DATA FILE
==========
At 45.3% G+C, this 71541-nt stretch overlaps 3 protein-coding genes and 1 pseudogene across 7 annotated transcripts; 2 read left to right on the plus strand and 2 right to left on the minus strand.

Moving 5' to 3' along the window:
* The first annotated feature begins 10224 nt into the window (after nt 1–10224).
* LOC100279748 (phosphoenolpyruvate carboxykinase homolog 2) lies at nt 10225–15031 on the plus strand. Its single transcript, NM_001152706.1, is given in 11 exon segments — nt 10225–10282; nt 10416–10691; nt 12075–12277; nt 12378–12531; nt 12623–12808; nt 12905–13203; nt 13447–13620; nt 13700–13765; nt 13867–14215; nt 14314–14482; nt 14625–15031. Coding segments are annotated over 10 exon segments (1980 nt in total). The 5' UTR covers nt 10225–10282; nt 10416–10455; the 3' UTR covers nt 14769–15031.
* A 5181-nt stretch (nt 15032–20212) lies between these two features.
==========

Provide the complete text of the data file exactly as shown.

At 45.3% G+C, this 71541-nt stretch overlaps 3 protein-coding genes and 1 pseudogene across 7 annotated transcripts; 2 read left to right on the plus strand and 2 right to left on the minus strand.

Moving 5' to 3' along the window:
* The first annotated feature begins 10224 nt into the window (after nt 1–10224).
* LOC100279748 (phosphoenolpyruvate carboxykinase homolog 2) lies at nt 10225–15031 on the plus strand. Its single transcript, NM_001152706.1, is given in 11 exon segments — nt 10225–10282; nt 10416–10691; nt 12075–12277; nt 12378–12531; nt 12623–12808; nt 12905–13203; nt 13447–13620; nt 13700–13765; nt 13867–14215; nt 14314–14482; nt 14625–15031. Coding segments are annotated over 10 exon segments (1980 nt in total). The 5' UTR covers nt 10225–10282; nt 10416–10455; the 3' UTR covers nt 14769–15031.
* A 5181-nt stretch (nt 15032–20212) lies between these two features.